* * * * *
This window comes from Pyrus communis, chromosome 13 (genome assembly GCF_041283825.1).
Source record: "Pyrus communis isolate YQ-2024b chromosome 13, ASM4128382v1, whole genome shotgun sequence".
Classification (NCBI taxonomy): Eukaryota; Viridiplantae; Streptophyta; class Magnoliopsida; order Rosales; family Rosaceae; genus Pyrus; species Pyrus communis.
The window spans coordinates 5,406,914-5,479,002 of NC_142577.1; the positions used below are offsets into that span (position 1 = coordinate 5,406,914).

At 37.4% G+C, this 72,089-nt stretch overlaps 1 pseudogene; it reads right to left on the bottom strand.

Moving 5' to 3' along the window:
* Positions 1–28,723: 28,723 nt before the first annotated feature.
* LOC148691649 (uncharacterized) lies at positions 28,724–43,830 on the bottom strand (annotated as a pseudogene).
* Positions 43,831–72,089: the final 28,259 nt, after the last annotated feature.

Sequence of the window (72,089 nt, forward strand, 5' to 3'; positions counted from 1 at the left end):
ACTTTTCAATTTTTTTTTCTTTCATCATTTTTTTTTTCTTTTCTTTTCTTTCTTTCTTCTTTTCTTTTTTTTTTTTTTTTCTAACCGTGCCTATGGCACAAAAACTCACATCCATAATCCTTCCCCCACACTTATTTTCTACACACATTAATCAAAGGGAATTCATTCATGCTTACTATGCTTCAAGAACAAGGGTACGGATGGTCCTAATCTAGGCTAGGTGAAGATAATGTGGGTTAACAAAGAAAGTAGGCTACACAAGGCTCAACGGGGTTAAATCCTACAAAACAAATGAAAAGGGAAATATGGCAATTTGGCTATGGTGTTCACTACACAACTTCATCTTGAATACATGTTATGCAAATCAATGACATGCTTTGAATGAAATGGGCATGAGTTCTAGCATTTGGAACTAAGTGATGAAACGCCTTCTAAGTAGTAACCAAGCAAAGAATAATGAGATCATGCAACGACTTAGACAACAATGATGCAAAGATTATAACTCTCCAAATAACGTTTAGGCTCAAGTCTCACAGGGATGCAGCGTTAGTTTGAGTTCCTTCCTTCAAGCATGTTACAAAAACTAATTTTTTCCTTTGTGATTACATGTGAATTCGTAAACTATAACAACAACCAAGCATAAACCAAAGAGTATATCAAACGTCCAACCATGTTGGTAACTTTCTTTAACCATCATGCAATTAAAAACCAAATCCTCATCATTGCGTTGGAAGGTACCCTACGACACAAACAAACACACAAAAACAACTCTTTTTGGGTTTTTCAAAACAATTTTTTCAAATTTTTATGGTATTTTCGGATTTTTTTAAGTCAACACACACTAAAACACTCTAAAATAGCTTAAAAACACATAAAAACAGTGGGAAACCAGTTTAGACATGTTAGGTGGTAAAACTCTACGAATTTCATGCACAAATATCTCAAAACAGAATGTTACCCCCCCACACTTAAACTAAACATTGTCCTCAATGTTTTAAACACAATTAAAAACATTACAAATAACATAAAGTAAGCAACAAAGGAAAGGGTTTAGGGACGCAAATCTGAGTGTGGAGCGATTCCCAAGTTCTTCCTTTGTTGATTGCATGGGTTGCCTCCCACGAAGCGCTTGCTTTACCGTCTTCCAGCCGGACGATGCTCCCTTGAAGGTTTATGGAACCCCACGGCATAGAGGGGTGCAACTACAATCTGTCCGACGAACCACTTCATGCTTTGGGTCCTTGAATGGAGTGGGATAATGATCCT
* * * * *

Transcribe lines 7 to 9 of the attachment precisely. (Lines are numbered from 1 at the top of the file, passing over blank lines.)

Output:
* Positions 1–28,723: 28,723 nt before the first annotated feature.
* LOC148691649 (uncharacterized) lies at positions 28,724–43,830 on the bottom strand (annotated as a pseudogene).
* Positions 43,831–72,089: the final 28,259 nt, after the last annotated feature.